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7. The love that loves a scărlet coat

Should be more ûniform.

8. BUNKER HILL. Just a glimpse (the air is clearer), they are nearer | |

nearer | | nearer, When a flash—a curling smoke-wreath—then a crash

the steeple shakes; The deadly truce is ended ; | | the tempest's shroud is

rended; II Like a morning mist it gathered, I like a thunder cloud

| | it breaks.

All through those hours of trial, I had watched a calm

clock-dial, As the hands kept creeping, | | creeping, | | | they were

creeping | | round to four.

HOLMES.

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1. In general, a rhetorical pause should be made between the subject and the predicate, when the subject is emphatic, or when it consists of a phrase, a clause, or a noun modified by a phrase or a clause.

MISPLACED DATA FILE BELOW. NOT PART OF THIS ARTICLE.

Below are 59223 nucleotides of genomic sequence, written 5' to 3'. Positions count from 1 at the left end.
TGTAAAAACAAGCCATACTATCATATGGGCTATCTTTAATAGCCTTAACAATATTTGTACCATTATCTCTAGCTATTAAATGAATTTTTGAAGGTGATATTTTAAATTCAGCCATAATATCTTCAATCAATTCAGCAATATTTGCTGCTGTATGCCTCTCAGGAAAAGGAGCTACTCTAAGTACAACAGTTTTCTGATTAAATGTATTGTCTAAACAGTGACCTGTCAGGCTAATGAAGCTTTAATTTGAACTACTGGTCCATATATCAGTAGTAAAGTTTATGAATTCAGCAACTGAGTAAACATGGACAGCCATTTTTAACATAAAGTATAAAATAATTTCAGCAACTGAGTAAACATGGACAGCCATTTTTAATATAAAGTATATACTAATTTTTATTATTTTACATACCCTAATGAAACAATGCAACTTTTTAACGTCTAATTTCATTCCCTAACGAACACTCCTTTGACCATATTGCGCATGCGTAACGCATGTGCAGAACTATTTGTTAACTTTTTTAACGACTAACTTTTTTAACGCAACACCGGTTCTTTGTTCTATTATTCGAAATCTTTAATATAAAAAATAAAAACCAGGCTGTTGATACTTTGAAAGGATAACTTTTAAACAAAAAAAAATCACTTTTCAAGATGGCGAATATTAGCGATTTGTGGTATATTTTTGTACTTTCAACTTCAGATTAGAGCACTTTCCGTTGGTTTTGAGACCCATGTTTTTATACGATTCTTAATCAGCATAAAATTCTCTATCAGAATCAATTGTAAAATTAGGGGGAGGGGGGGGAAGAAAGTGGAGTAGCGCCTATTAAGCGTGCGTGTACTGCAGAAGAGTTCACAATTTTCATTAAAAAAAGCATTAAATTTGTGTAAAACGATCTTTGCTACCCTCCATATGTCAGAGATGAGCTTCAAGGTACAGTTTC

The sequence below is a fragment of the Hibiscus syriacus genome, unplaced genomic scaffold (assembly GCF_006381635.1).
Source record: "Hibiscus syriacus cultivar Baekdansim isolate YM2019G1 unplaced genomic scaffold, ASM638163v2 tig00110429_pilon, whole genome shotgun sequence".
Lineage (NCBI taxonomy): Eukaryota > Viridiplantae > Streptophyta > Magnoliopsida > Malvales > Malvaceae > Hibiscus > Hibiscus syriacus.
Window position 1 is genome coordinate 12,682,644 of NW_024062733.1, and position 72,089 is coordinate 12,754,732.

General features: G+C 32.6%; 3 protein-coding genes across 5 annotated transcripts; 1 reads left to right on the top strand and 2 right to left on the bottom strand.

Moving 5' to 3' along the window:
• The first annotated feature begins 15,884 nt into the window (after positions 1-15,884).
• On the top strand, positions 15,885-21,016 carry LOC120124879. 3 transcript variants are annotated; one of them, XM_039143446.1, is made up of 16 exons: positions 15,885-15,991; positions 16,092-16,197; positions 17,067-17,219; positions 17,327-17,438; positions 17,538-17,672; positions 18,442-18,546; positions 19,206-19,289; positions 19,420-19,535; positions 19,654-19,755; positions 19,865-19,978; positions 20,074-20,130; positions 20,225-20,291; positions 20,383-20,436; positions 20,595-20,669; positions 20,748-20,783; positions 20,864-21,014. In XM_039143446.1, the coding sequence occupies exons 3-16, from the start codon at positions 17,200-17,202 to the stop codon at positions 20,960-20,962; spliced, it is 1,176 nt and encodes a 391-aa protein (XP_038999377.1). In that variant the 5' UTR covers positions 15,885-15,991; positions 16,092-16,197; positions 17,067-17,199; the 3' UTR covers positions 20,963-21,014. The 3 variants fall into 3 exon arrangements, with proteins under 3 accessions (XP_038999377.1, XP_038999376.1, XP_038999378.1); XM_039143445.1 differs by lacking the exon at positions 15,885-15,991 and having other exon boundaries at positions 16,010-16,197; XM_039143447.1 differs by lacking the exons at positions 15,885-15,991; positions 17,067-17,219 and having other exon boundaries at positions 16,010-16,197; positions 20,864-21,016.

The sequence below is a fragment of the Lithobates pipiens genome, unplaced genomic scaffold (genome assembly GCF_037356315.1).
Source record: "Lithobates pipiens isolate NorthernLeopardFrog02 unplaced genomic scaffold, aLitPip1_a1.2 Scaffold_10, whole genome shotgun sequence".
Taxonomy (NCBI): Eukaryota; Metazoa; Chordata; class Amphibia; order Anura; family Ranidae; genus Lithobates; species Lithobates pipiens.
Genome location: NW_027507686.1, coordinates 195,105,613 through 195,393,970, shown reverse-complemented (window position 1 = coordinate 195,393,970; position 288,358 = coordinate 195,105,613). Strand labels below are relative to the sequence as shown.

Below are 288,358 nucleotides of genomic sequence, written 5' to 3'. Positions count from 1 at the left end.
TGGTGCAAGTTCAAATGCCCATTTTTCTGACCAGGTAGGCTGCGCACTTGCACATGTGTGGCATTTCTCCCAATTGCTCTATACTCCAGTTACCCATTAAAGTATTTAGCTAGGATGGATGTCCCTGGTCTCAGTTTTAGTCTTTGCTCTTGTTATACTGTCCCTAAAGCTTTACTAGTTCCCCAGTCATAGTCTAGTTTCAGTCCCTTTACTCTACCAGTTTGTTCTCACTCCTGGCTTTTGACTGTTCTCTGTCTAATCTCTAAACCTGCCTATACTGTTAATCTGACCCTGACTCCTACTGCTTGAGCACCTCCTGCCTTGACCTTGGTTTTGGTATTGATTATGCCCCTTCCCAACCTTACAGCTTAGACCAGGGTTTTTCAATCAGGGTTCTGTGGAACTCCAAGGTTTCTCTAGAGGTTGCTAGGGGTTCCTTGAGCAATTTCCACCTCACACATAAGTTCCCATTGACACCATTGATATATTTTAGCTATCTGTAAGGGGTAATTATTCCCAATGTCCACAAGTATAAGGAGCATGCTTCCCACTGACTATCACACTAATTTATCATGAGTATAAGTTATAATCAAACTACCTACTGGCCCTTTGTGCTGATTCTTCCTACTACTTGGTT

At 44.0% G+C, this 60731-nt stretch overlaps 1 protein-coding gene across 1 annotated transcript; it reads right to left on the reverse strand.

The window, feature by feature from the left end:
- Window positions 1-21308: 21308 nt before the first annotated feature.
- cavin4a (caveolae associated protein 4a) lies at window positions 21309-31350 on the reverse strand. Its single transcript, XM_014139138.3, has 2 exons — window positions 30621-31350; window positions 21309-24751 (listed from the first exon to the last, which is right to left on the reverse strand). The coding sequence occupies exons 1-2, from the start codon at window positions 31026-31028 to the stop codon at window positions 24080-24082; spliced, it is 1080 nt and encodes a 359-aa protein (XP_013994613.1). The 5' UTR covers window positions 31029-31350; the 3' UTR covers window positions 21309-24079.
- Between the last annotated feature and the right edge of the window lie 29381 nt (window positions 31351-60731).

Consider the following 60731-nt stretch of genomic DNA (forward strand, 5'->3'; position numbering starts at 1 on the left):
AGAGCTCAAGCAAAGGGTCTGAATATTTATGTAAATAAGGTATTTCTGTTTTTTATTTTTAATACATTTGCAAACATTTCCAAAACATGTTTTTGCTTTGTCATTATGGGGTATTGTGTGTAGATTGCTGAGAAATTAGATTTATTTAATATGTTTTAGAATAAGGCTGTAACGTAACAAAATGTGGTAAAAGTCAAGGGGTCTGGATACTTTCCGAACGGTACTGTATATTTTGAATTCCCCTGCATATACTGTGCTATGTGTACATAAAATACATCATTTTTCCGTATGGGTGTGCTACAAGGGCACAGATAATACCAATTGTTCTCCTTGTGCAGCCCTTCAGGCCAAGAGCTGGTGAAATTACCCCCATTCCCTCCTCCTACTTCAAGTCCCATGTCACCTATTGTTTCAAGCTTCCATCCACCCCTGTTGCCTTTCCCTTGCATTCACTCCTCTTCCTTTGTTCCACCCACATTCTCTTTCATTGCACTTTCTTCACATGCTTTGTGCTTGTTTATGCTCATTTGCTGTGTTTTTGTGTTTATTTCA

2. A rhetorical pause should be made whenever the regular order of a sentence is broken by the inversion of words, phrases, or clauses.

3. An emphatic pause occurs before any word that is very strongly emphatic, or to which the reader or speaker desires to call marked attention.

SECTION III.
INFLECTION.

I. INTRODUCTORY REMARKS. 1. In all good speaking or reading, there must be ever-varying upward and downward slides of the voice. Inflection is a means, not only of expressing emotion, passion, and emphasis, but, also, of conveying the finer distinctions and contrasts of ideas, and the more delicate shades of feeling and sentiment.

2. Inflection forms an important element of emphasis : for emphasis consists, not only in force, but also in the slides and in quantity.

3. Reading, when it lacks the melody of varied emphasis and inflection, becomes like the monotonous droning of children who laboriously pronounce the successive words of their reading lesson in the conventional school tone.